Expression of uPAR at the invasive front of many human carcinomas is thought to contribute to degradation of the extracellular matrix by focalizing uPA‐catalysed plasminogen activation to these areas (Rømer et al, 2004). However, the cellular migration accompanying intravasation into the vascular or lymphatic systems is also regulated by a complex molecular interplay between uPAR and other binding partners, including matrix‐deposited vitronectin (Wei et al, 1994; Cunningham et al, 2003), the G protein‐coupled chemotactic receptor FPRL1/LXA4R (Fazioli et al, 1997) and various integrins (Wei et al, 1996, 2001; Pluskota et al, 2003). At present, no clear picture of the uPAR determinants that govern vitronectin binding has yet emerged. However, in a model of human vitronectin (Lynn et al, 2005), the N‐terminal somatomedin B domain harbours the principal interaction sites for both uPA–uPAR complexes (Deng et al, 1996) and the plasminogen activator inhibitor PAI‐1 (Zhou et al, 2003). Our model suggests that uPAR does not undergo dramatic conformational changes when GFD of uPA is embedded in the central cavity and the large outer receptor surface remains accessible to additional binding partners, like vitronectin and integrins. This latter view is supported by a recent study by homologue‐scanning mutagenesis, which reports that two regions located on the outer surface of uPAR bind to vitronectin (Li et al, 2003). In other words, formation of a ternary uPA–uPAR–vitronectin complex appears reasonable from a structural point of view and we anticipate that in such a complex, uPAR will adopt a structure that will remain comparable to the one that is reported in this work. Therefore, notwithstanding its relatively small size, the unique modular assembly of the three consecutive three‐fingered domains in the intact uPAR enables it to orchestrate the complex events that are required to focalize proteolysis on the cell surface and facilitate a controlled extracellular matrix degradation followed by intravasation and metastasis in various carcinomas.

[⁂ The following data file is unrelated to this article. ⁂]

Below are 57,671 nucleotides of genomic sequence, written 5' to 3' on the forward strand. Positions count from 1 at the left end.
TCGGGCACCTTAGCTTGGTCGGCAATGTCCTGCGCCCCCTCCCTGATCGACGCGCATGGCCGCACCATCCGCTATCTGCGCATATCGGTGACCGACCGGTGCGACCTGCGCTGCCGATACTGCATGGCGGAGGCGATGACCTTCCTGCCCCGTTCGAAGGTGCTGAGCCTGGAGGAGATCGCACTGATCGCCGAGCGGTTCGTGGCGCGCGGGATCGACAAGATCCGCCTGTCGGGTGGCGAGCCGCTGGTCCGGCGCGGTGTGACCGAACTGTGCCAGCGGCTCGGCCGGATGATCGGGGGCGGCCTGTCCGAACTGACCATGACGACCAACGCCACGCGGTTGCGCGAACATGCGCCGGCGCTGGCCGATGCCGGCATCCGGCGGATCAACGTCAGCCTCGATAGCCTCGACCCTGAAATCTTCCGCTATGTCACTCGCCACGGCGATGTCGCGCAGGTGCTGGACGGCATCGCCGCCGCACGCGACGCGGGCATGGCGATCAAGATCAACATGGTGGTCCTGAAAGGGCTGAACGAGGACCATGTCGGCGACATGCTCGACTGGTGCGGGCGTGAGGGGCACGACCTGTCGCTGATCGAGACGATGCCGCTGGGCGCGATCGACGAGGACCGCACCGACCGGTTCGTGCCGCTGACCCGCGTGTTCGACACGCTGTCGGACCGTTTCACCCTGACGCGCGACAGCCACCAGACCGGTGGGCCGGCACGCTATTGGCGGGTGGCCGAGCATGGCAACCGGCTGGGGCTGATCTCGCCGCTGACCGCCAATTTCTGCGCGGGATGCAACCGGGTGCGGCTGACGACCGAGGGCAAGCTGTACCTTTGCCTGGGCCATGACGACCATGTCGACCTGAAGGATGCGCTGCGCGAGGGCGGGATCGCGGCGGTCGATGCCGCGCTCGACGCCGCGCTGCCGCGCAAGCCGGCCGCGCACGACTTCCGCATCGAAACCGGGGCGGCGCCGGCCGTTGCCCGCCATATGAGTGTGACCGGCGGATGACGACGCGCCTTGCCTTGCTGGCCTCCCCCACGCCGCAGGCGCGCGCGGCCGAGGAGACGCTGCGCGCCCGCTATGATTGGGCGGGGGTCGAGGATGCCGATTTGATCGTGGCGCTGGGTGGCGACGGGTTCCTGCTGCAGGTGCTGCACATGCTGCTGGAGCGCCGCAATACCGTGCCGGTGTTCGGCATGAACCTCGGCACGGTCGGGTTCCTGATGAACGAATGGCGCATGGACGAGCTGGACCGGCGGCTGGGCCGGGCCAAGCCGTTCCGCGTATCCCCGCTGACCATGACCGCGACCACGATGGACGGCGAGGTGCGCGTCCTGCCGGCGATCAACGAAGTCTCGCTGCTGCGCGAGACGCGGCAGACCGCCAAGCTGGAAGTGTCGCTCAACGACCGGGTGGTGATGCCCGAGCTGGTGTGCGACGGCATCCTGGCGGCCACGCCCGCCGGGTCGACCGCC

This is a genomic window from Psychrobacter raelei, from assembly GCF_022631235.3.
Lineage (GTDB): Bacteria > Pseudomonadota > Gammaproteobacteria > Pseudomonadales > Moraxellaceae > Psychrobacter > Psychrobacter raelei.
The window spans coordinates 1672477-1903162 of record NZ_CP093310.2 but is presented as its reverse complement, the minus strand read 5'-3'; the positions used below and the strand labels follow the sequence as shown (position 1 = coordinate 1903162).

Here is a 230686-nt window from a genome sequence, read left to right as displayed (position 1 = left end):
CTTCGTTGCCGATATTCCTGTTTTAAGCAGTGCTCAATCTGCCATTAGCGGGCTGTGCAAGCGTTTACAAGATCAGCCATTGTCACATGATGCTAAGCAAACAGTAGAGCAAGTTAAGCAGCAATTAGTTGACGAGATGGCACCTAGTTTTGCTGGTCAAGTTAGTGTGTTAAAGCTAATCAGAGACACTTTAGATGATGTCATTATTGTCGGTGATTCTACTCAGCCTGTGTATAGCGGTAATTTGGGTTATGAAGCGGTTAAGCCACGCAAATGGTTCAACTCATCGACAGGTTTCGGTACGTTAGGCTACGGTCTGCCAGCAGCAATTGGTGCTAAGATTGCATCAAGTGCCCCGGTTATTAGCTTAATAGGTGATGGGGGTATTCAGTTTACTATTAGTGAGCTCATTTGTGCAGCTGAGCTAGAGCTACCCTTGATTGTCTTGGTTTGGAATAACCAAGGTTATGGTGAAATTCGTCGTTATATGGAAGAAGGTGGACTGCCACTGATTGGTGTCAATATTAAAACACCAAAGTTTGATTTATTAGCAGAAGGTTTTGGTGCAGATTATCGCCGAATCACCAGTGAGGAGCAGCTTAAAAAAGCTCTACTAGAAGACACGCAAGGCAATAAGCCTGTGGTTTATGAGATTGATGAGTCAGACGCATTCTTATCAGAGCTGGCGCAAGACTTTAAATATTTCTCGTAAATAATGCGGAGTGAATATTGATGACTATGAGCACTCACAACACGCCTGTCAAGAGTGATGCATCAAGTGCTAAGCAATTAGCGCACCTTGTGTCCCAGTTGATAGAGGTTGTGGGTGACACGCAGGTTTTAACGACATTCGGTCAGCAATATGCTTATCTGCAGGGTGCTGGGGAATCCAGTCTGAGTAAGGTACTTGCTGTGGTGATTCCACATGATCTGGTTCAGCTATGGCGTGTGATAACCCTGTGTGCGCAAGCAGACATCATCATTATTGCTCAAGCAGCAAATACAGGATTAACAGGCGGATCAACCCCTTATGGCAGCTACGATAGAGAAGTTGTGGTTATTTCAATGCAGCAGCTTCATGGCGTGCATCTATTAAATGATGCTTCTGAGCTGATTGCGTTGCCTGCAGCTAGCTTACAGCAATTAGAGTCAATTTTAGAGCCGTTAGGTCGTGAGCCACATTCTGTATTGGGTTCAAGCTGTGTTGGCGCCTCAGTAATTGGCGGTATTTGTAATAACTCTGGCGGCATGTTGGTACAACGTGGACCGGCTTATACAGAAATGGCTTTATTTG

Traditionally, the three‐finger fold has been associated with its ability to exert toxic functions (Ménez et al, 2002), and more recently it has also been recognized for being the single extracellular ligand‐binding domain of either the GPI‐anchored CD59 (Fletcher et al, 1994) or various cytokine receptors (Greenwald et al, 1999; Kirsch et al, 2000; Hart et al, 2002; Thompson et al, 2003). We have now shown that this domain can be structurally assembled into a multimeric receptor endowed with distinct binding specificities for functionally diverse partners such as a serine protease (uPA), a matrix protein (vitronectin) and cell adhesion receptors (integrins).

Materials and methods

Expression and purification of recombinant soluble uPAR

Drosophila S2‐cells were stably transfected by the expression vector pMTC‐suPAR, which encodes residues 1–283 of human uPAR along with the native signal sequence of uPAR under the control of an inducible metallothionein promoter (Gårdsvoll et al, 2004). Expression vectors encoding uPARwt as well as the following single‐site glycosylation mutants were used (N52Q, N162Q, N172Q, N200Q and N233Q). After 1 week of induction by 0.5 mM CuSO4, the conditioned medium typically contained between 5 and 10 mg/l uPAR and the secreted receptors were subsequently purified using an immunoaffinity column with the immobilized monoclonal anti‐uPAR antibody R2 followed by reversed‐phase HPLC using a Brownlee Aquapore C4 column as described previously (Gårdsvoll et al, 2004). As judged by SDS–PAGE and Coomassie G250 staining, the purity of these preparations was estimated to be >95%. The glycosylation profiles of the purified uPAR variants were evaluated by MALDI‐MS and are dominated by simple Man3GlcNAc2Fuc moieties (Gårdsvoll et al, 2004).

Crystallographic data